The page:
Cauchy condensation test
converges if and only if the sum
converges. Moreover, in that case we have
A geometric view is that we are approximating the sum with trapezoids at every . Another explanation is that, as with the analogy between finite sums and integrals, the 'condensation' of terms is analogous to a substitution of an exponential function. This becomes clearer in examples such as
Here the series definitely converges for a > 1, and diverges for a < 1. When a = 1, the condensation transformation essentially gives the series
The logarithms 'shift to the left'. So when a = 1, we have convergence for b > 1, divergence for b < 1. When b = 1 the value of c enters.
Let f(n) be a positive, non-increasing sequence of real numbers. To simplify the notation, we will write an = f(n). We are to investigate the series . The condensation test follows from noting that if we collect the terms of the series into groups of lengths , each of these groups will be less than by monotonicity. Observe,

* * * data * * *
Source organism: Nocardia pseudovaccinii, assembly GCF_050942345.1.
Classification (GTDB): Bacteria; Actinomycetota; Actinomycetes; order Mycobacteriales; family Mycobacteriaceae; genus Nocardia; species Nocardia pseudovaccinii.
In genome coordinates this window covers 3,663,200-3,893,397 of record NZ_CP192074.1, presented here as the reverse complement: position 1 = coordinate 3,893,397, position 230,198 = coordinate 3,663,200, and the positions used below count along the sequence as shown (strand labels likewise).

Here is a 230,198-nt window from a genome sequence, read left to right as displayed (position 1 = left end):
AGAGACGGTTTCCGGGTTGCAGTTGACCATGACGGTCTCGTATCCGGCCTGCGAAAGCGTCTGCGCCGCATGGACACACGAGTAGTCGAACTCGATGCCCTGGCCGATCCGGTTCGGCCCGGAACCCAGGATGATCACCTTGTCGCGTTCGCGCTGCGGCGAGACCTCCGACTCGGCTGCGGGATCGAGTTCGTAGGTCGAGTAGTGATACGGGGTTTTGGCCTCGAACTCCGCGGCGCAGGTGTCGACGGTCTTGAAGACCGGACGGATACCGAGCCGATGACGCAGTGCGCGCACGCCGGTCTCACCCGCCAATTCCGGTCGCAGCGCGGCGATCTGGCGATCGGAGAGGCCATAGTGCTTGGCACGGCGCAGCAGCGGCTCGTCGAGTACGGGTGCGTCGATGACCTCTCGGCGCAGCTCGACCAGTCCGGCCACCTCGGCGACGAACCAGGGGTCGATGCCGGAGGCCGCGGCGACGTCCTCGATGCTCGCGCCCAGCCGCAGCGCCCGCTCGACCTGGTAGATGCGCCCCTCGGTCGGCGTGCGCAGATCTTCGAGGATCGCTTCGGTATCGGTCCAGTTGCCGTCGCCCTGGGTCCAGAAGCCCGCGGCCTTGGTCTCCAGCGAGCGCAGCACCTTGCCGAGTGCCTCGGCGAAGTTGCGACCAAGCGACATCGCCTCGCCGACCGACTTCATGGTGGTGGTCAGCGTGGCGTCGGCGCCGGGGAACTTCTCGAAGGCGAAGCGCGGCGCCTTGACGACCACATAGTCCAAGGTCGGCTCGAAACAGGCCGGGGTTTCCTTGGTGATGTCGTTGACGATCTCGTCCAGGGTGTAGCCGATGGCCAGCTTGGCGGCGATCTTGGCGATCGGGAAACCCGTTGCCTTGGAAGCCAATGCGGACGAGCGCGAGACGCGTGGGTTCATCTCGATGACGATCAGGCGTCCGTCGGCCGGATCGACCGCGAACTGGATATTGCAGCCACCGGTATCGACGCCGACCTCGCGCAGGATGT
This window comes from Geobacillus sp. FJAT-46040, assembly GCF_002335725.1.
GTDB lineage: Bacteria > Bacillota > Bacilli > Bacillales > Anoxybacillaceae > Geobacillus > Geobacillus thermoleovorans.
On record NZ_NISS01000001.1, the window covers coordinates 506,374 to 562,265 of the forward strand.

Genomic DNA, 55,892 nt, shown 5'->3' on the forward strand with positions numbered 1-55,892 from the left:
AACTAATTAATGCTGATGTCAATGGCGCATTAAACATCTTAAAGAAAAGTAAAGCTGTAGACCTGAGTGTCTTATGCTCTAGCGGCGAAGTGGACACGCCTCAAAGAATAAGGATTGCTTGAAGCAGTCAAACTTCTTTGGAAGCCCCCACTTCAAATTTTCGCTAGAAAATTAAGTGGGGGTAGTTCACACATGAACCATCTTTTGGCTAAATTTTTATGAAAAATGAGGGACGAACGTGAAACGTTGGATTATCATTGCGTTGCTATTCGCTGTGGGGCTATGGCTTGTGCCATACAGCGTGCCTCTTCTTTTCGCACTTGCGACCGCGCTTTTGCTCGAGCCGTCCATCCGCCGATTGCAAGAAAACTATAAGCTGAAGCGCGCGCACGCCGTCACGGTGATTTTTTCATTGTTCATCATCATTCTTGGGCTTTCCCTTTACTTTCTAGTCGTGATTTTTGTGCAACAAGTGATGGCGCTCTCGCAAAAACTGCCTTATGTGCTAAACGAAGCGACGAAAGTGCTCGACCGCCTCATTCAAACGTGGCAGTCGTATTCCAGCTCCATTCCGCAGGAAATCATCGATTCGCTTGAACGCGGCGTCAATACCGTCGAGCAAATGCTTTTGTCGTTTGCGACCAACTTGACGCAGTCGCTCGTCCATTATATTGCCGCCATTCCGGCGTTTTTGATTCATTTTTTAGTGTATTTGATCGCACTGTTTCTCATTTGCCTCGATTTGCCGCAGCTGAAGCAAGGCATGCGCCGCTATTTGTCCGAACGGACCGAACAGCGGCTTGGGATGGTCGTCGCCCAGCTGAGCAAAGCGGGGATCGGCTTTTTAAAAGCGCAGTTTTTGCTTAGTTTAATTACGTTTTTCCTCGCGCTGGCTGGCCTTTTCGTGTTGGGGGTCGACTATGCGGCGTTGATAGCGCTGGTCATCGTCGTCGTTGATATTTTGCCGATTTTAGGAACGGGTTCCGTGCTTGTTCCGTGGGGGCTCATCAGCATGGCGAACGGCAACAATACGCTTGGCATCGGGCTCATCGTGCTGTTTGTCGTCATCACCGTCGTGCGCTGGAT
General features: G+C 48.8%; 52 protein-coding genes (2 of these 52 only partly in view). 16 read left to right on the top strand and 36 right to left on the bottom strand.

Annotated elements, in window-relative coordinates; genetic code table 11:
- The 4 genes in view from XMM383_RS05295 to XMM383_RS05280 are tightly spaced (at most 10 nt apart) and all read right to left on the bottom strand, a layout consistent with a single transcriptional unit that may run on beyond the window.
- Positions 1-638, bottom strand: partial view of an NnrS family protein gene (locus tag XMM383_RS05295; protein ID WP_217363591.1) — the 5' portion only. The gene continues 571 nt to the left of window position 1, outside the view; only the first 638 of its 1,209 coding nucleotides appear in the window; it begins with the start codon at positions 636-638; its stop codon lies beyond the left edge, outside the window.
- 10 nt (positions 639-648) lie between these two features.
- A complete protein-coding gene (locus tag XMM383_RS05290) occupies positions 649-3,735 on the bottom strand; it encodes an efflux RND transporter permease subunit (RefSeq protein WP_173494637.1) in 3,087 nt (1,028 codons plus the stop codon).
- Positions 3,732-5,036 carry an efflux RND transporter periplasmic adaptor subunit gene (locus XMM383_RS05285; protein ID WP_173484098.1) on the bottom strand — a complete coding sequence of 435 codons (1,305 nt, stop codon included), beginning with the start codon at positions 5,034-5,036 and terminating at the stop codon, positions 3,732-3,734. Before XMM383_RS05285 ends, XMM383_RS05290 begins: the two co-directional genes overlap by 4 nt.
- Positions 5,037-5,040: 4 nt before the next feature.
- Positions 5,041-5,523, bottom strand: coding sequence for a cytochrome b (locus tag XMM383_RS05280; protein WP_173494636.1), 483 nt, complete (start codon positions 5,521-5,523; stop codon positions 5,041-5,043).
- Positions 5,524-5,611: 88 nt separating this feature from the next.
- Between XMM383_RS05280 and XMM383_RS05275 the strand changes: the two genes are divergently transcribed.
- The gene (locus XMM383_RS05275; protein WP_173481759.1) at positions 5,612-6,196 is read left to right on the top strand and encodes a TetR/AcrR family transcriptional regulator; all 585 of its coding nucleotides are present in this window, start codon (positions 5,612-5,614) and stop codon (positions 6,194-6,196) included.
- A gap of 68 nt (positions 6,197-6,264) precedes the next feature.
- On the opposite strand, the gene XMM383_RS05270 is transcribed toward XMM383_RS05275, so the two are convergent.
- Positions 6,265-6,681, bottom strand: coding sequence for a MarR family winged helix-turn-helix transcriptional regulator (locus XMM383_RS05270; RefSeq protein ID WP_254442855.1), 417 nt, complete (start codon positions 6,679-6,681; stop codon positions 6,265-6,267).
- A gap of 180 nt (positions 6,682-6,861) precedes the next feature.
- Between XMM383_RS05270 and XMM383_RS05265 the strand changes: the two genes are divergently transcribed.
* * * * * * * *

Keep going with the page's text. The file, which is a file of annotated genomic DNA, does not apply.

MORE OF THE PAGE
We have used the fact that the sequence an is non-increasing, thus whenever . The convergence of the original series now follows from direct comparison to this "condensed" series. To see that convergence of the original series implies the convergence of this last series, we similarly put,
And we have convergence, again by direct comparison. And we are done. Note that we have obtained the estimate
The following generalization is due to Schlömilch. Let be an infinite real series whose terms are positive and non-increasing, and let be a strictly increasing sequence of positive integers such that
is bounded, where is the forward difference. Then the series converges if the series
Taking , we see , so the Cauchy condensation test emerges as a special case.
- Bonar, Khoury (2006). Real Infinite Series. Mathematical Association of America. ISBN 0-88385-745-6.